Promote Acceptance of Diversity in Italy


Target: Enrico Letta, Italian Prime Minister and President of the Council of Ministers of the Italian Republic

Goal: Promote the acceptance of diversity in Italy

The Italian state needs to promote the respect for diversity in its country. The tendency among many Italian people to traffic in crude and ignorant stereotypes of African-Italians and to feel comfortable hurling racial epithets in public forums such as Facebook can only be reversed with anti-prejudice instruction in schools, universities, and media campaigns. Judging by the way that the immigration minister Cécile Kyenge has frequently had to suffer racial insults from prominent politicians and businessmen for her proposals to extend the rights of immigrants, it is obvious that the lack of respect for individuals of different races and ethnicities is absent in a broad spectrum of the Italian population. Cécile Kyenge’s calls to grant citizenship rights to children born to foreign-born parents and to decriminalize illegal immigration has sparked an outrage that provoked people to lash out at her in dehumanizing language.

The Italian politician Mario Borghezio of Lega Nord, or the Northern League, brought up the worst stereotypes one could have about Africa, conceiving of it as an uncivilized land where simple, unintelligent people lead primitive lifestyles lacking modern technology and rule of law, and pinned them all on Ms. Kyenge. He said that she would force “tribal conditions on Italy” and create a “bongo bongo government.” Another one of his comments demonstrated that his opposition to the minister’s immigrant integration measures was based on the underlying fear of the supposedly inferior primitive Africans polluting the pure Italian genetic stock. “Africans,” Borghezio said, “had not produced great genes.”

The attacks on Kyenge are no surprise since the Northern League opposes the immigration of Muslims from Africa and the Middle East and can not look kindly on the minister’s proposals to decriminalize illegal immigration and offer the progeny of the immigrants a pathway to citizenship. Another of the party’s senators expressed his view of the inferior nature of Africans by stating that Ms. Kyenge’s features remind him of an orangutan. These kinds of degrading comparisons aren’t limited to politicians, but are also echoed by businessmen. Fulvio Bresson who specializes in wine production in Northern Italy posted a Facebook message that called the immigration minister “a dirty black monkey.”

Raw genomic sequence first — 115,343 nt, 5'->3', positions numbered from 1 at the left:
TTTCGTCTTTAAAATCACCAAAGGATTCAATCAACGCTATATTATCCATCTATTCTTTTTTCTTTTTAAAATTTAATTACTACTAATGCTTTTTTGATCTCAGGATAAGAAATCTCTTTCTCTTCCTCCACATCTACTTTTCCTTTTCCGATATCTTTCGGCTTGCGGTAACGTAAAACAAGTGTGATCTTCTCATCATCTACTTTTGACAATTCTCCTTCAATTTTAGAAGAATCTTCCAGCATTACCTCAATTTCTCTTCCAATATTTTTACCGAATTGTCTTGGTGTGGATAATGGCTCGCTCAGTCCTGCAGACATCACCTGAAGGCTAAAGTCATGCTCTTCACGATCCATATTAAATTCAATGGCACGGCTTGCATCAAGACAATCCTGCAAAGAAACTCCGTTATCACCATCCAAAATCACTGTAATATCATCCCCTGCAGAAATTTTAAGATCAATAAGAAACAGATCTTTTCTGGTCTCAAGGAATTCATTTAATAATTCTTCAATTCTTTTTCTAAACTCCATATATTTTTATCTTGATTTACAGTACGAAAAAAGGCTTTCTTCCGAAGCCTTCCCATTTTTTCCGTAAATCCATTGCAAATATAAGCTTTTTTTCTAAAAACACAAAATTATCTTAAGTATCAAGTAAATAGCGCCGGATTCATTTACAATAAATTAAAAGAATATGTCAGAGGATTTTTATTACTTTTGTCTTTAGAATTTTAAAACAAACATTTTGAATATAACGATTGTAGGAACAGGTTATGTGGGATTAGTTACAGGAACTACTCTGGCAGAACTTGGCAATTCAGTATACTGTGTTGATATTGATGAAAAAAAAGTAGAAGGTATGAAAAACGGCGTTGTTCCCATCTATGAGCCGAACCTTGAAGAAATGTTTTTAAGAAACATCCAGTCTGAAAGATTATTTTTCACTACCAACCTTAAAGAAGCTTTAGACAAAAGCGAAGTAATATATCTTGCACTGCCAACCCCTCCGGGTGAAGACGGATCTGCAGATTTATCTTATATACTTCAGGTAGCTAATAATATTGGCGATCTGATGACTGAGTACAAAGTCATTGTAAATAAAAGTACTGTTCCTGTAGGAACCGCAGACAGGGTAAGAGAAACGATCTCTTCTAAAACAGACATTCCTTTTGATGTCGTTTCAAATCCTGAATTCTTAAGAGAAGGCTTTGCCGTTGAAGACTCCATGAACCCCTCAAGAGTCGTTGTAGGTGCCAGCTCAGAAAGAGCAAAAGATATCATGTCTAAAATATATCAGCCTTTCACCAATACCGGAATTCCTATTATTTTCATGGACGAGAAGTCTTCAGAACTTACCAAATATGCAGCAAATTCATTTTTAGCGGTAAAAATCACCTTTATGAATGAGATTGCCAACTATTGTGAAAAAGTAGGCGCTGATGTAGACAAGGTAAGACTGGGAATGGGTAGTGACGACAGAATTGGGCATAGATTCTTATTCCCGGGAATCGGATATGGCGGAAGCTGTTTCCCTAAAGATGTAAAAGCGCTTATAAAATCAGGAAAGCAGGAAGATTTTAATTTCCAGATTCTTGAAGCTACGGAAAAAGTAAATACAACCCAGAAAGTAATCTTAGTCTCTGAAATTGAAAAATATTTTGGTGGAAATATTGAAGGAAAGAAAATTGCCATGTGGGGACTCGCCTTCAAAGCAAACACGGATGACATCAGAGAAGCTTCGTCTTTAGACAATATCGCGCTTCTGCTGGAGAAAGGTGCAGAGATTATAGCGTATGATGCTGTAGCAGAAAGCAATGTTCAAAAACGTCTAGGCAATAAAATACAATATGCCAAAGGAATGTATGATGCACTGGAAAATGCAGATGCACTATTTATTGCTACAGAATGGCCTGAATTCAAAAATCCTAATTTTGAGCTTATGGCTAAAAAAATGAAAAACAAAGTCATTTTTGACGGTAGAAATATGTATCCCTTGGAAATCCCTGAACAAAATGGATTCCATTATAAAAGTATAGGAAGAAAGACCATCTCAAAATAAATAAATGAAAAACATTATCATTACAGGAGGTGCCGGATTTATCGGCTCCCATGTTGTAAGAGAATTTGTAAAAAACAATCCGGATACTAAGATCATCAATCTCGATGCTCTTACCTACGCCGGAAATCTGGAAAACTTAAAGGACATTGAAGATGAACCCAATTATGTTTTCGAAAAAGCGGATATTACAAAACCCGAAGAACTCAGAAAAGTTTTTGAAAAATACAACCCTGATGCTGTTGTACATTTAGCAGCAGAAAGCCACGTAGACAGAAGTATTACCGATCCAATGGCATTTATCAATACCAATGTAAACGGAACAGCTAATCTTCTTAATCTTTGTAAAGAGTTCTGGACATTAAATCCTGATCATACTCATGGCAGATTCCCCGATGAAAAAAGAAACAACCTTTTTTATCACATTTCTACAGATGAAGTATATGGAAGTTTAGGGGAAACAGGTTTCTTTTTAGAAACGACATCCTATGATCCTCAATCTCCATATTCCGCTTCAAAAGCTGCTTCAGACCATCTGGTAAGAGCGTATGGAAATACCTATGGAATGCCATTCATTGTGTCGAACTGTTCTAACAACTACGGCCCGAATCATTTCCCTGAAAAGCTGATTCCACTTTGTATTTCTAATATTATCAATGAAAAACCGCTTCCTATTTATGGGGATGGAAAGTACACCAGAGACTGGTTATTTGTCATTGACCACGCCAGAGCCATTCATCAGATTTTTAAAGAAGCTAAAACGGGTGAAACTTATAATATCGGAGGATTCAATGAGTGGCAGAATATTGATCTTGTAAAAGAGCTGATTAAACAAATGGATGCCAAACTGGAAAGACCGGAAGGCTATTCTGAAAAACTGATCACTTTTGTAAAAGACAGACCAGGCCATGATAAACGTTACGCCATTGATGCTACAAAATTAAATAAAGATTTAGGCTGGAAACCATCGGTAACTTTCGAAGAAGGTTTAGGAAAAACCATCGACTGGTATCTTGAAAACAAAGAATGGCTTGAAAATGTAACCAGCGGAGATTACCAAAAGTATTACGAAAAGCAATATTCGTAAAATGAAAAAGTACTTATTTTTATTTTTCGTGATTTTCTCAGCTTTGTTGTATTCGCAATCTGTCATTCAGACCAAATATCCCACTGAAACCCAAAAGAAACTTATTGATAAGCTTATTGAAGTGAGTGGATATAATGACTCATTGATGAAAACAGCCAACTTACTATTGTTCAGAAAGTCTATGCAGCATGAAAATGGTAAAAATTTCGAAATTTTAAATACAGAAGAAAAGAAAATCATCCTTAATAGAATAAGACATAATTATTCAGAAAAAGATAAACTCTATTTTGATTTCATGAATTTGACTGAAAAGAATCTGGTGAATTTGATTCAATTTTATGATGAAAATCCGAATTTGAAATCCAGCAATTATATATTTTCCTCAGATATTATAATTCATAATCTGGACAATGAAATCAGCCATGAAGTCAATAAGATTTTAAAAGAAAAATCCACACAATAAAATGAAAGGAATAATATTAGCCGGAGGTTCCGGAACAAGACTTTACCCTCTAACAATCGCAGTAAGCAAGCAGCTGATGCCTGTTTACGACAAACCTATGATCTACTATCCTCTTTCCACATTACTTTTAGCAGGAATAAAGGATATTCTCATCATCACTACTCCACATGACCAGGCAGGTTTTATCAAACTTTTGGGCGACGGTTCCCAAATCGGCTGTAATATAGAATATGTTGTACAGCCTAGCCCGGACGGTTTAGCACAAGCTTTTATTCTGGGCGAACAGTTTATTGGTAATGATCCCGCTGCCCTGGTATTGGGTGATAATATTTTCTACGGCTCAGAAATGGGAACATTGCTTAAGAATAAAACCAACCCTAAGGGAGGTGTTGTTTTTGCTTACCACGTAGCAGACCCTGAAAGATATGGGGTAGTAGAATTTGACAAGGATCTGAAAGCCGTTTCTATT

However, some of the insults have crossed the line from degrading animal comparisons to branding Africans as sexually depraved. Dolores Valandro, a former Northern League councilor from Padua, wrote on Facebook that someone should rape Kyenge to make her sympathize with the plight of young women sexually threatened by African immigrants. This vicious statement, despicable for its incitement to violence, perpetuates the stereotype of Africans as sexual delinquents. Even worse, Kyenge’ s African origins may have prevented Valandro from seeing her as a human being worthy of respect. You certainly have to overlook someone’ s humanity to openly call for their rape. (Note: Dolores Valandro was convicted of instigating sexual violence for racial reasons.)

The lack of respect for black Italians that leads to insults and incitements to a violence is a major societal problem that must be dealt with. By signing this petition, you will be asking the Italian government to commit itself to educating its citizens about diversity so that they are less likely to be influenced by negative stereotypes of African-Italians. In order for this minority group to be fully accepted and integrated in Italian Society, Italians have to learn to view them as equals.


Dear Enrico Letta,

In order to eradicate the shameful tendency among some businessmen and members of government to use demeaning stereotypes and dehumanizing animal comparisons when discussing Italians of African origin, a broad national campaign geared at educating Italians in respecting diversity is needed. There is absolutely no reason that any Italian should look at immigrant from an African country and think about his or her resemblance to a monkey. There is nothing cute about the identification of a human being with a primate. Such talk harbors the view that black Italians do not have the same intelligence and aren’t endowed with the same potential as white Italians.

While Cécile Kyenge’s push for the right of Italian-born descendants of immigrants to acquire citizenship is a step in the right direction towards putting African-Italians on an equal footing with other Italian citizens, the fight to gain such rights can only succeed if the Italians as a whole have a deep and abiding respect for the inherent equality of blacks with whites. That is why educating Italians to respect diversity is so important. The battle for legal rights would become easier, discrimination would be more likely to drop off, and the integration of African-Italians into Italian society to succeed if the Italians as a whole would reject anti-African prejudices and be willing to view those of a different skin color as fellow citizens and not as inferior foreigners.


[Your Name Here]

Photo Credit:  sissa-official via Flickr

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